In response to Shchem having his way with Dina, Yaakov's sons make a deal with Shchem that all the people of the town should be circumcised. On the 3rd day after the circumcision, the passuk tells us in 34:25 the two sons of Yaakov, Shimon and Levi, the brothers of Dina came to the city and destroyed..
There is a general criticism of their actions, though it is unclear as to the nature of the criticism. Some meforshim say they were wrong in taking such harsh action, others say they were right. Did Yaakov agree, or did he not. It is all very unclear.
I heard a dvar Torah on the topic yesterday in which it was brought down from some meforshim that the criticism was based on the fact that after they killed everybody in town it then says that they looted the city of its possessions. The fact that they looted the city indicated that their reaction might not have been completely lshem shamayim, but might have had a tinge of intent for personal gain. That lack of 100% clarity is what made Yaakov criticize them.
I was looking the section over again today and I noticed something in the way the story is written.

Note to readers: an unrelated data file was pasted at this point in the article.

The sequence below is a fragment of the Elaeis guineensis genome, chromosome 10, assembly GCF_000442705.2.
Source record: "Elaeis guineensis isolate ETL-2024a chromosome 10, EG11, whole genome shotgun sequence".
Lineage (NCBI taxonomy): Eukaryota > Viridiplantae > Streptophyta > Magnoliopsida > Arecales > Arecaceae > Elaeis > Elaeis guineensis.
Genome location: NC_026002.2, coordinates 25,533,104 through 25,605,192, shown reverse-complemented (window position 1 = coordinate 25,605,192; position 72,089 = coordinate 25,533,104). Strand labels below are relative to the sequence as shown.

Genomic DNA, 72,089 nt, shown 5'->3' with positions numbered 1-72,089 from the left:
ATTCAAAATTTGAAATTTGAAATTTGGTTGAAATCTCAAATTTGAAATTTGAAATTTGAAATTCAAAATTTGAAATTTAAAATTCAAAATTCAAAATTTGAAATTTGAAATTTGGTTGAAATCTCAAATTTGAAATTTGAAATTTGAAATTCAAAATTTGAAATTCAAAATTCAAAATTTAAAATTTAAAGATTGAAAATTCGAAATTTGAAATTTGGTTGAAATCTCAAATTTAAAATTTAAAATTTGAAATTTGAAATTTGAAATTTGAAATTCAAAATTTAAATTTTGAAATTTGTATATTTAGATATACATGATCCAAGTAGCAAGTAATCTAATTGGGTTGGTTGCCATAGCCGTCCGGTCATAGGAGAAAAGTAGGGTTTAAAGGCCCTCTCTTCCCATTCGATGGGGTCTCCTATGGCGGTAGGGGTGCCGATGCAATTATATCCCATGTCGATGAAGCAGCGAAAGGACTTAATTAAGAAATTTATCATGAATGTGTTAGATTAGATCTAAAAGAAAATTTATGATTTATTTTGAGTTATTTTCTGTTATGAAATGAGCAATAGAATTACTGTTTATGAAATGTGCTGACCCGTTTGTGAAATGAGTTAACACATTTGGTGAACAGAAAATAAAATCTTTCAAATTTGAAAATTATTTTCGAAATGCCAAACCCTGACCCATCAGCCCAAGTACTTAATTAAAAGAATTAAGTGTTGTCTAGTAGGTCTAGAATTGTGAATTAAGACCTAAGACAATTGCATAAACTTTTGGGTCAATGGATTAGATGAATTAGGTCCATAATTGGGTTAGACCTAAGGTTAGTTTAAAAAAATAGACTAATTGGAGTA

In passuk 25 it tells us specifically that the two sons of Yaakov, Shimon and Levi, went and killed everyone, etc..
In passuk 26 it concludes by saying they took Dina and left.
In passuk 27 it says the children of Yaakov came and looted the city.
I would like to suggest that Shimon and Levi came and destroyed the city killing all the inhabitants. They then retrieved Dina from her captivity and left. They took her home. Then the other brothers, having seen that the city was destroyed, came and looted the town.
Shimon and Levi were not the ones looting the town. I think the common perception that the whole story here was Shimon and Levi is incorrect. I think based on the text that Shimon and Levi only retrieved Dina, destroying the city in the process. The loot was taken by the others.
That would vindicate Shimon and Levi from any suggestions that there kavanos were improper. They were lshem shamayim, and that is whay Yaakov only criticized their anger and haste, and not the actions.